Former CEO of Citigroup Sandy Weill called for the breakup of the bank in July, citing the moral hazard that stems from the notion that an institution is too big to fail.Now, a group of Catholic nuns is trying to answer his prayer. Along with the public-workers union Afscme, the Benedictine Sisters of Mount St. Scholastica want Citi shareholders to vote on the creation of an independent committee which will investigate possible ways to break up the bank.
The claimants say a break up this is the best way to eventually recover shareholder losses, as Citi’s stock has consistently traded below its book value.
Citi’s divestitures since the financial crisis total over $600 billion and 60 businesses, but Matthew Patsky, CEO of Trillium Asset Management (which represents the nuns) claims that “Citigroup’s progress toward simplifying and de-risking its business has been slow and incomplete.”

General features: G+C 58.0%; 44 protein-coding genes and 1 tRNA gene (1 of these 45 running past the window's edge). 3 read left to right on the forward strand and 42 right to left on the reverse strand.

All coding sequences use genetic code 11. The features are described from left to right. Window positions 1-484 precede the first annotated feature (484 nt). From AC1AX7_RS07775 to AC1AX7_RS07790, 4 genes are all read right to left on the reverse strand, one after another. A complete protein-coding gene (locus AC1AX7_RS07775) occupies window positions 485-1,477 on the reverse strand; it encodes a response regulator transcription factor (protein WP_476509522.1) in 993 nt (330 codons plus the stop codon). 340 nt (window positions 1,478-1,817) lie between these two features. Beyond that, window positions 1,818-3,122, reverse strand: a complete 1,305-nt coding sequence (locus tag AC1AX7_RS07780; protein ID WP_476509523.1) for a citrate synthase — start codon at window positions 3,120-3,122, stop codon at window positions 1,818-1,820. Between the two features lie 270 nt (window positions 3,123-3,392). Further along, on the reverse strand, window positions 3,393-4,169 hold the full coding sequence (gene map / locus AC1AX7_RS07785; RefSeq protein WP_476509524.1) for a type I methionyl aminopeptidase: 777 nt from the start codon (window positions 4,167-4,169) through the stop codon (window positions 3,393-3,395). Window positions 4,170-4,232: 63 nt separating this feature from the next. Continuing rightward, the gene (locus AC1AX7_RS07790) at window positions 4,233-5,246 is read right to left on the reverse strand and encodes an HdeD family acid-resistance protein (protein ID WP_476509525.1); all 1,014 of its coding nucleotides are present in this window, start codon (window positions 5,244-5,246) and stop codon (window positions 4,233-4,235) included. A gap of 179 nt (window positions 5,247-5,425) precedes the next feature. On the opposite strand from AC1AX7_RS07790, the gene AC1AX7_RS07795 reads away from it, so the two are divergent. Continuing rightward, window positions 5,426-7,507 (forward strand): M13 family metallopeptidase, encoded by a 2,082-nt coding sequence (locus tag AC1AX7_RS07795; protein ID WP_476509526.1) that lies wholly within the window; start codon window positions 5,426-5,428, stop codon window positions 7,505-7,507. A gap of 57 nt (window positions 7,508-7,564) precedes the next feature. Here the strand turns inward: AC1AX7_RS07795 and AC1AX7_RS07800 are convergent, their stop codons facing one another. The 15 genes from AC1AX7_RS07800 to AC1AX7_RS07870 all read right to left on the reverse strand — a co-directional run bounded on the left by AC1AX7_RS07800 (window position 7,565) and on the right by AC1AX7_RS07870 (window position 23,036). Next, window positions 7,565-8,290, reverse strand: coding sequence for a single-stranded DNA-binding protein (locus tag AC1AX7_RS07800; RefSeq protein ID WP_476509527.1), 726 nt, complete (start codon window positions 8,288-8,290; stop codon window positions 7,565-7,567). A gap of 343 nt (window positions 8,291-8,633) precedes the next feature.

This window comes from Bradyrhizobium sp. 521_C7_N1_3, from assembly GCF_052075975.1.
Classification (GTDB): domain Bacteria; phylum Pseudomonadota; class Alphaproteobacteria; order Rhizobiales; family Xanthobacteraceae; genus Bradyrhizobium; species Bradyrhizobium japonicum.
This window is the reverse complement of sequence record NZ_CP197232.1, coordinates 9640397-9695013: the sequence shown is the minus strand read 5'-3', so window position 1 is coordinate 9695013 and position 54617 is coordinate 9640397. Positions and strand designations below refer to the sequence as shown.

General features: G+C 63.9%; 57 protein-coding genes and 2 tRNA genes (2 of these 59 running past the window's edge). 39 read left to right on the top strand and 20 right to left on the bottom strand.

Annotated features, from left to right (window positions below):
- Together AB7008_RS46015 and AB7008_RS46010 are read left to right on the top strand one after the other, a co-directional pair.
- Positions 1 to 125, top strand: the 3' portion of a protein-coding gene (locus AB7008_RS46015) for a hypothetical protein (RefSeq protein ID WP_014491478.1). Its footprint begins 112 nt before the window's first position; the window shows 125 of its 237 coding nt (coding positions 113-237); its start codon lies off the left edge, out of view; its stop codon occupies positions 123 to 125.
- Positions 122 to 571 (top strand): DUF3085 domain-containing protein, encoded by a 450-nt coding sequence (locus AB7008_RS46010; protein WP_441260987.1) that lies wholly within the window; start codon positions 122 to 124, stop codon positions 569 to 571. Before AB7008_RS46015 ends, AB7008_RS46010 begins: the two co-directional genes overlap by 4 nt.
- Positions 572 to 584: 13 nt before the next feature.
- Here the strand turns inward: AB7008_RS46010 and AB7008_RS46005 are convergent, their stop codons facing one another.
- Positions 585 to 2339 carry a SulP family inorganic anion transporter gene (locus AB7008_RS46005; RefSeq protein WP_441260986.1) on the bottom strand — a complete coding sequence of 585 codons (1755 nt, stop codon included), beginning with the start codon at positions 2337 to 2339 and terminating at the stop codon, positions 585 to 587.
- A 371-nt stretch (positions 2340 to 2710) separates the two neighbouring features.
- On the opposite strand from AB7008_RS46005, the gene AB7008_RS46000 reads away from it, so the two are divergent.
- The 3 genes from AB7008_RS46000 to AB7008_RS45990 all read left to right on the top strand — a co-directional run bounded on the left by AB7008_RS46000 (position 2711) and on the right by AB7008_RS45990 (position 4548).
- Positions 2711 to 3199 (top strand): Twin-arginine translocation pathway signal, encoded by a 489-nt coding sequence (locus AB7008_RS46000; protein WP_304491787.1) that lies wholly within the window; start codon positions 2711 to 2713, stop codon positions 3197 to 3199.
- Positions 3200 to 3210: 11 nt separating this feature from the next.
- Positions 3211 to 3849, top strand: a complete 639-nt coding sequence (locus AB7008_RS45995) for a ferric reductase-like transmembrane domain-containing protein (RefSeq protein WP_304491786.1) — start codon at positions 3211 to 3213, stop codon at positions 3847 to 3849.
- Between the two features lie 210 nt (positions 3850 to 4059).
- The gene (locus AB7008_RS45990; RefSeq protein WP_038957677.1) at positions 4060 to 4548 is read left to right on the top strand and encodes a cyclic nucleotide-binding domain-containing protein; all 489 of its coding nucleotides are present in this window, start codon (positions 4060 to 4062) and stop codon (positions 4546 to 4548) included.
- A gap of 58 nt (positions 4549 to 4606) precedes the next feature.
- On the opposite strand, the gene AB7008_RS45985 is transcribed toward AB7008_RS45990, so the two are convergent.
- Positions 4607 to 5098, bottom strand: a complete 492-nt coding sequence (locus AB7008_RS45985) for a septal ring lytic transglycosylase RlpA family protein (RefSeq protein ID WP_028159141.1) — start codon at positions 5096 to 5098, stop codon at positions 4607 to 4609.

Michael Corbat, who replaced Vikram Pandit as CEO, has a history of shedding bad assets.
But the nuns may need divine intervention to force Corbat to continue divesting Citi’s assets, which amount to almost $2 trillion.
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